One of the problems getting the loudest noise over here at the moment is the large number of unemployed/school drop out youths running wild and with no support or prospects, and the drunken “yobs” in bars ruining all the town centers on weekend nights. I hate to say it but getting plastered does seem to be the national pasttime. Far more than in the US.
There is a lot more expectation that the government should solve every moral and social problem. Far far more than in the US. And they already do pay out a lot of money for all kinds of things we don’t, but I can’t see the society as a whole being any better for it. The socialistic slant here is actually kind of uncomfortable.
I have had an interesting experience with the famous British National Health System. In June I needed to get a booster shot for the Hepatitis A and B vaccine, plus a blood test to see how my thyroid supplements are working. I didn’t really understand how it all works here but our private health insurance said to get established with a GP here. So I did some webbing and found a local GP. When I got there it turns out it is the local NSH GP. They told me that since I’m a resident, I can get their services free like any other Brit. When I met the nurse she told me that the Hep AB booster shot wasn’t to be done for 6 months, and in the course of other discussions she said in the UK they don’t do mammograms for anyone until age 50 and then only once every 5 years! (As opposed to the US where they recommend it every year starting at age 40.) Hmmm. Anyway, I was told to come back in Sept for the shots and blood test.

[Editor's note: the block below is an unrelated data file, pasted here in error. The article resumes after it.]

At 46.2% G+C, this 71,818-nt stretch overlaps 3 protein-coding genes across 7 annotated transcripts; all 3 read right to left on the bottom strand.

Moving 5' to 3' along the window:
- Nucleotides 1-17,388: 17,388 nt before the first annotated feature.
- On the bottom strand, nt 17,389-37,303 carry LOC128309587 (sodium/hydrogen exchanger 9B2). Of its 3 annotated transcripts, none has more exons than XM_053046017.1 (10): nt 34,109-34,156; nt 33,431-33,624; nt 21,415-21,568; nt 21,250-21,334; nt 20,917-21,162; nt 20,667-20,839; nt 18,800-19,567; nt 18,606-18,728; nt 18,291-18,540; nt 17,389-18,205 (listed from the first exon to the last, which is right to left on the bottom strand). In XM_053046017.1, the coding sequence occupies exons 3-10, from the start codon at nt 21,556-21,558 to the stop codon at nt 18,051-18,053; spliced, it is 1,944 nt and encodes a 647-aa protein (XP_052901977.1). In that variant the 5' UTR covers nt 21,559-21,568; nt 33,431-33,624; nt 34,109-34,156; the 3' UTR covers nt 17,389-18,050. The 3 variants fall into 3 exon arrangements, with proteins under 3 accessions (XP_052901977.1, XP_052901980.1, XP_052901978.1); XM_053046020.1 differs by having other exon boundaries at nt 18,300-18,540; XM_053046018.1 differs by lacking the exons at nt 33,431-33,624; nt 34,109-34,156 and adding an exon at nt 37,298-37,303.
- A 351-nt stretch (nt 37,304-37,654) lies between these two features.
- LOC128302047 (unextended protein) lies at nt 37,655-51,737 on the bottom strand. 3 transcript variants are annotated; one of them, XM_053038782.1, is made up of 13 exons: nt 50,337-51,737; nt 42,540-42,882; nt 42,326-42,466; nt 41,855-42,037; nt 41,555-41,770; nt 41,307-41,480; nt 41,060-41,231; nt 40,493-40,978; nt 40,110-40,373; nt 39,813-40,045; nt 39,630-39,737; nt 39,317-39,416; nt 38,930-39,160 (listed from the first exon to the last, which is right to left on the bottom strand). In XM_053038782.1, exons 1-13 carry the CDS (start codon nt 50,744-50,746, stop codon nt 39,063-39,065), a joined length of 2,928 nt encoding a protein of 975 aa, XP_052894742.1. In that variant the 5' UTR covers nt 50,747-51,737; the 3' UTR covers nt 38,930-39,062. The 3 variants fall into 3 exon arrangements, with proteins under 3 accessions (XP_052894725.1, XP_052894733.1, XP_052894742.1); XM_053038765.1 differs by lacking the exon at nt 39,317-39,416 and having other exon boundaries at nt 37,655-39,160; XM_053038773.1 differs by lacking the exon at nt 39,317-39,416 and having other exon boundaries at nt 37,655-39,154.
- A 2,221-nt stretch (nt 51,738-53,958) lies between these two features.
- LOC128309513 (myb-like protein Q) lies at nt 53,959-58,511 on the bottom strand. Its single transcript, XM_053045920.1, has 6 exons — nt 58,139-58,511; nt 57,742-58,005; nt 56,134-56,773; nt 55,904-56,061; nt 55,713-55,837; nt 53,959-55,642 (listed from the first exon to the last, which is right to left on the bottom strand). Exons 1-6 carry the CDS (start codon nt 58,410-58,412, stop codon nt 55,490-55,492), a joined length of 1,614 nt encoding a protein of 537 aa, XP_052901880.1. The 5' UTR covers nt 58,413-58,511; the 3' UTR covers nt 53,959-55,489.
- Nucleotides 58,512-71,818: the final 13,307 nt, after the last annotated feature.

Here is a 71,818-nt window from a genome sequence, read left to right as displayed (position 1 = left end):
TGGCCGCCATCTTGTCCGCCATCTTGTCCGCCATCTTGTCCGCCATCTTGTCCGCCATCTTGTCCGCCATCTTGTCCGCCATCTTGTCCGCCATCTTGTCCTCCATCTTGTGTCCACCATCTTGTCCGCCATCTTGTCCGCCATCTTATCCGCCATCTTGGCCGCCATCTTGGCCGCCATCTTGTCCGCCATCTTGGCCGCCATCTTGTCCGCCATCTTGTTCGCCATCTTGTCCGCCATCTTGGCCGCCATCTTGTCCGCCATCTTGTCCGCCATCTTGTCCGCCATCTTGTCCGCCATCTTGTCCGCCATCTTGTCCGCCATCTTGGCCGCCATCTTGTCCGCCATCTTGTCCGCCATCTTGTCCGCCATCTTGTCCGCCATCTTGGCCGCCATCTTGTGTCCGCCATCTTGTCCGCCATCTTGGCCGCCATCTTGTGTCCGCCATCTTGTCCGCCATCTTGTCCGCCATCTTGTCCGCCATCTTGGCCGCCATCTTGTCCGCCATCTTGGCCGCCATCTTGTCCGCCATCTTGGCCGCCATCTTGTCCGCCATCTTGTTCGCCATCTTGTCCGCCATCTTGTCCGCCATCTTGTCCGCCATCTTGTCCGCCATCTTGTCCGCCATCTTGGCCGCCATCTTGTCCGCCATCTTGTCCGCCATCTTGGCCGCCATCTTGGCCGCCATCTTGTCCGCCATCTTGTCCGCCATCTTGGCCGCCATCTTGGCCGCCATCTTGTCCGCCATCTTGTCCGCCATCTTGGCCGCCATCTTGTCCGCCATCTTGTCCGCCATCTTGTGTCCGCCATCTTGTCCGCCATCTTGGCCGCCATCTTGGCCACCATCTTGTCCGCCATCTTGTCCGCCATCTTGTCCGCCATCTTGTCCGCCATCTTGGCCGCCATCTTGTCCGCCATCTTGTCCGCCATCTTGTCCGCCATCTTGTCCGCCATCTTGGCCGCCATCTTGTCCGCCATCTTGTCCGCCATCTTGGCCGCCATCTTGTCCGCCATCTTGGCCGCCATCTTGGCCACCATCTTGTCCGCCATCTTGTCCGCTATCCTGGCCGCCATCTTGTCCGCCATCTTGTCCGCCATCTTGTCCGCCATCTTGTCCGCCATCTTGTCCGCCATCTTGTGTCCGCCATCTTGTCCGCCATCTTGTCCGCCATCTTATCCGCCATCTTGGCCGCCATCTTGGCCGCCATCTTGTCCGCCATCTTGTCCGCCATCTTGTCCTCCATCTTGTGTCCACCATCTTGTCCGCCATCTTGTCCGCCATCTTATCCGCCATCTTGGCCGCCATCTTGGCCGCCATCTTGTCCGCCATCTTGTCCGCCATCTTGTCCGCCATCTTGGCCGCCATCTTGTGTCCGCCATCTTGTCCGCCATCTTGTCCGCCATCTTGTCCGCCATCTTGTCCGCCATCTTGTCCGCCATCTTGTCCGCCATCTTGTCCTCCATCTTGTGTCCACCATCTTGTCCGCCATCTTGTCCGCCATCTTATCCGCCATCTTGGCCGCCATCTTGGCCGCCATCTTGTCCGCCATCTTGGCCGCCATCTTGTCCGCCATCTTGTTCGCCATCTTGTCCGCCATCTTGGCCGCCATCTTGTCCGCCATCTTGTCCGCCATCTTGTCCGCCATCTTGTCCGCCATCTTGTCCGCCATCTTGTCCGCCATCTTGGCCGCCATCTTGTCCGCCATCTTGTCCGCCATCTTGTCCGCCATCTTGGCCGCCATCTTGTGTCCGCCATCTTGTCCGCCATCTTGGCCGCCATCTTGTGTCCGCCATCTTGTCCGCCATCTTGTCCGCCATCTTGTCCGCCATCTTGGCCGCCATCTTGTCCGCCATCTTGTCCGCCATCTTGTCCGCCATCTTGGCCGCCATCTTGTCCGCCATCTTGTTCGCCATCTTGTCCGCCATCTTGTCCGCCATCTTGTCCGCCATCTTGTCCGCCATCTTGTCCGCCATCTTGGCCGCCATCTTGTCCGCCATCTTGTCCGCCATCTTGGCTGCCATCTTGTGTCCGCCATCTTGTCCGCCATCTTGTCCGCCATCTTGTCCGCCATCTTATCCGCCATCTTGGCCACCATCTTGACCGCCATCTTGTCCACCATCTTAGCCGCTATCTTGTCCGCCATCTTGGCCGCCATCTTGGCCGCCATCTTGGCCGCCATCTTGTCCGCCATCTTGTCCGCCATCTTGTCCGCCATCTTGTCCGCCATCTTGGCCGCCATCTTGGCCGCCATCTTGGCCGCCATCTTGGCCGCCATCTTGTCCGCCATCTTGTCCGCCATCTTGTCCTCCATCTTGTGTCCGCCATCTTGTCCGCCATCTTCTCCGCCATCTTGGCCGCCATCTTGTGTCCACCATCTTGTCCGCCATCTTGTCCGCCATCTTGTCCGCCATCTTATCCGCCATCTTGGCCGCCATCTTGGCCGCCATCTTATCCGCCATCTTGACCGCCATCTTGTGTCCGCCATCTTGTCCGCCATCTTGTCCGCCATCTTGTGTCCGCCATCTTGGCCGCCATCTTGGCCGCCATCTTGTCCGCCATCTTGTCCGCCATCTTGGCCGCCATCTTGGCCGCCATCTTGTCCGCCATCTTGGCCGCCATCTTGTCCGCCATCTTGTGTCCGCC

This past month I found out from the insurer that what I really wanted was a private GP. So I did more webbing and found one of those instead. And honestly we didn’t feel it was right to use the NSH when we hadn’t been paying taxes etc. in to support the system. So I met with the private GP and she said the NSH nurse gave me the wrong info; I should have had the Hep AB booster 2 months ago. I know that is a minor thing, but it did make me wonder about the revered NSH. Especially as health care debate is all over the US right now and they keep pointing to the one over here as the star. The issue here is, who does decide when you should get important health screenings and treatments? When your government is paying–and they don’t have as much money for it now because of the tanked economy–what do they cut back on in health care??